Naval Exploration & Loot - Those who have played Assassin's Creed III no doubt remember the naval missions and privateer contracts that took place on the Aquila. Now, you are Edward in command of the Jackdaw. From the exploration point of view, it handles a bit more like a real ship would. No longer being able to turn on a dime, the wind affects the sails even more. The sea is much more realistic as well, and much more dangerous. Storms can happen at any time, which is cause for rogue waves and in even worse cases, waterspouts. Both of those can do some serious damage to your ship if you're not careful, and in a ship battle, can be the difference between victory and defeat. And that goes for both sides. There are plenty of loot that you can acquire from enemy ships. They are: Sugar, Rum, Cloth, Wood and Metal. Sugar and Rum's sole purpose is to be your moneymakers. Cloth you can use to upgrade your sails or improve the Crew's Quarters to have more men on your ship. Wood and Metal are the big ones. You'll need wood to improve your ships defensive (and in some case offensive) capabilities, and you're going to need a lot of metal if you want to improve your cannons and swivel guns. Sailing on the ship is a seamless experience. Unless you are looking to enter one of the game's three main cities, going from your ship to a small town or village is as easy as letting go of the wheel and hopping off your ship. No load screens, nothing. Edward also has a spyglass that he can use to see into the distance and find out what kinds of loot are on a particular ship, to see if it's worth plundering or not. You can also have your crew sing Sea Shanties to pass the time.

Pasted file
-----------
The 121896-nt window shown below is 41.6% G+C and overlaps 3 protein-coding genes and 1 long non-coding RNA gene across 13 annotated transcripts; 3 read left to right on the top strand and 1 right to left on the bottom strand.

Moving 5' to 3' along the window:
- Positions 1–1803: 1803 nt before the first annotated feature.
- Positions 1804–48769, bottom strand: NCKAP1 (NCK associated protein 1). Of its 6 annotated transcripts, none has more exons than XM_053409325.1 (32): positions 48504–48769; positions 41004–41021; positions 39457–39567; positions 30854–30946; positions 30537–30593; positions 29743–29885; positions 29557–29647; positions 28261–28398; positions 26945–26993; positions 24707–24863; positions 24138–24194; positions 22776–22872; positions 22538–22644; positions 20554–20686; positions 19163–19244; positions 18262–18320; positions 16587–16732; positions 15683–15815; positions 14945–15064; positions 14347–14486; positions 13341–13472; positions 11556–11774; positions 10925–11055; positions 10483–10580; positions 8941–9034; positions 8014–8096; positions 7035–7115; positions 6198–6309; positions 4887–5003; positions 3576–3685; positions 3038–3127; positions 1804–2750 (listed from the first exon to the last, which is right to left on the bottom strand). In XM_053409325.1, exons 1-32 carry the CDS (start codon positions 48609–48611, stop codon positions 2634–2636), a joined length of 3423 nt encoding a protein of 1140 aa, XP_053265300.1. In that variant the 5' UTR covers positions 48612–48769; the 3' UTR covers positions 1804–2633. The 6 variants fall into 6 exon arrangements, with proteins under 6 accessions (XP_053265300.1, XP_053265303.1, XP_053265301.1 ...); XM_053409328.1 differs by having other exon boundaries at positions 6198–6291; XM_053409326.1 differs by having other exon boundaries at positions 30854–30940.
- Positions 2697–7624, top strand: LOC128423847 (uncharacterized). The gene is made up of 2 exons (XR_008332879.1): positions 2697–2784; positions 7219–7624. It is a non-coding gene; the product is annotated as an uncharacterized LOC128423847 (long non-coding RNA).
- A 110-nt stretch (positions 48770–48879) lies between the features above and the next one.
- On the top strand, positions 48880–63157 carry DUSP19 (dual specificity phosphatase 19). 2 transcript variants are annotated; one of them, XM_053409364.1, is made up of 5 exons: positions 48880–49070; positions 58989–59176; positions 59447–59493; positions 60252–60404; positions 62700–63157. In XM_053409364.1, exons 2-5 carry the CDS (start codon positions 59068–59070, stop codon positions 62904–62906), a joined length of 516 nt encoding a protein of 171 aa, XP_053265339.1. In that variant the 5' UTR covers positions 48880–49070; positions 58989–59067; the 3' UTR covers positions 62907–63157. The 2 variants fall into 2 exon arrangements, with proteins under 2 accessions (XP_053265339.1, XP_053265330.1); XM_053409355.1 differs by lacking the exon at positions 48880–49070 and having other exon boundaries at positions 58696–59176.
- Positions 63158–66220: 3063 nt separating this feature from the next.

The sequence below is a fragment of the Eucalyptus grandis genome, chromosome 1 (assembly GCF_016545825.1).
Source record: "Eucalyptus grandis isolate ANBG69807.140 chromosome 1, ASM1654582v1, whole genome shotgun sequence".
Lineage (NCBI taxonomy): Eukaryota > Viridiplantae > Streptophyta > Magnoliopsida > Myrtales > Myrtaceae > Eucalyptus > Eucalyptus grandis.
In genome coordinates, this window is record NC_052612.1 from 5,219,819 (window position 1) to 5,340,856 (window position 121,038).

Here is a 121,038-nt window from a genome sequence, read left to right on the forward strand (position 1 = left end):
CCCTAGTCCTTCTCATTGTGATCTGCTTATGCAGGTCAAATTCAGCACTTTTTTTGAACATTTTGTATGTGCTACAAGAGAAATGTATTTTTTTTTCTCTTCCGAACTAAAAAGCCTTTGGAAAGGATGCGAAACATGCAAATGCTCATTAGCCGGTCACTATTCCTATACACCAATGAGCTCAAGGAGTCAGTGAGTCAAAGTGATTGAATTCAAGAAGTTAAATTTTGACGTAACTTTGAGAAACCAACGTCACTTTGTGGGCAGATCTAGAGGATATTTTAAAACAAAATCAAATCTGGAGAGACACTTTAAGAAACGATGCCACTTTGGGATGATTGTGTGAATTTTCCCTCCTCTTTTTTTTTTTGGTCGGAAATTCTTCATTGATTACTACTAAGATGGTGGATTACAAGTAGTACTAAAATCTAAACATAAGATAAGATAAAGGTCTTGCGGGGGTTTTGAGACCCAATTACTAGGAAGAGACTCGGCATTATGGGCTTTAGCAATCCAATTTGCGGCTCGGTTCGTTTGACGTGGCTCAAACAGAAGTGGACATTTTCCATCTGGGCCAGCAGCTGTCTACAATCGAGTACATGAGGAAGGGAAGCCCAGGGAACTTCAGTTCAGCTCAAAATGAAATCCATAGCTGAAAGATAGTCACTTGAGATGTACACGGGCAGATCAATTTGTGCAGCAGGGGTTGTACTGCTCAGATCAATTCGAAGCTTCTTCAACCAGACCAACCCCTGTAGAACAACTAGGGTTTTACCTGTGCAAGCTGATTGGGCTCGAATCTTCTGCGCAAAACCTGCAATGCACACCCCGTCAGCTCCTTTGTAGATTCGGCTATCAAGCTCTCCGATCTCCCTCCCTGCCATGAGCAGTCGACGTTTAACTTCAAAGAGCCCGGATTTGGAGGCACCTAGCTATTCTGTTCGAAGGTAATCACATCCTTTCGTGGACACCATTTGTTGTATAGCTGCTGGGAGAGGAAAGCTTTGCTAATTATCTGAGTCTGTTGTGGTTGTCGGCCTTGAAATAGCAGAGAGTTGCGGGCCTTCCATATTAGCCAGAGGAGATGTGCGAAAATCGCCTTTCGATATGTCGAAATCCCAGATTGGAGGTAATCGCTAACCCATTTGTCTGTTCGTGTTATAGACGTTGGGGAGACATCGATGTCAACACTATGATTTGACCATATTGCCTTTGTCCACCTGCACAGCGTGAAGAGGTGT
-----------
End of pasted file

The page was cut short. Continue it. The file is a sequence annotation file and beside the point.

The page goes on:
Naval Combat - Everything about the naval combat has been changed in some way since Assassin's Creed III. For instance, the swivel guns play a much more prominent role, as enemy ships can get holes in them in multiple spots that require rapid-fire responses. You are also now able to adjust the trajectory of your broadsides to aim over waves or down to the hull of the ship or sails, as you see fit. You can also give a ship a good old fashioned ram to do a bunch of damage. The ship also eventually acquires a mortar gun, so you can target enemies from far away and do some serious damage with a direct hit. Aiming from the front of the ship makes use of the Chain-Shot, which is useful for temporarily slowing a ship down when it's in front of you attempting to escape. Aiming behind you lets loose explosive fire barrels, so that any ship that's chasing you meets a nasty surprise. Boarding a ship is now no longer a scripted event, and you can board any ship you want provided you don't destroy it after you immobilize it. Boarding a ship is required if you want to maximize the loot gained from a particular ship. Destroying the ship only gives you a fraction of what was on it. Boarding a ship has certain objectives to do before you succeed, depending on what ship it is. No matter what, you'll have to kill a certain number of crewmen. And depending on the ship you'll either also have to deal with the enemy's snipers, kill their captain, destroy their powder stores or climb all the way up and destroy their flag. After that you have the option to either use the spare parts from the ship to repair the health of yours, lower your wanted level (which is gained via pirating and destroying ships) or send it to your fleet, which is the Assassin's Creed IV version of Assassin Recruit missions or Homestead Convoys. You also stand a chance of losing crewmen every chance you board a ship, as they join you in the boarding. Thankfully it's the West Indies and there are plenty of pirates to rescue and recruit.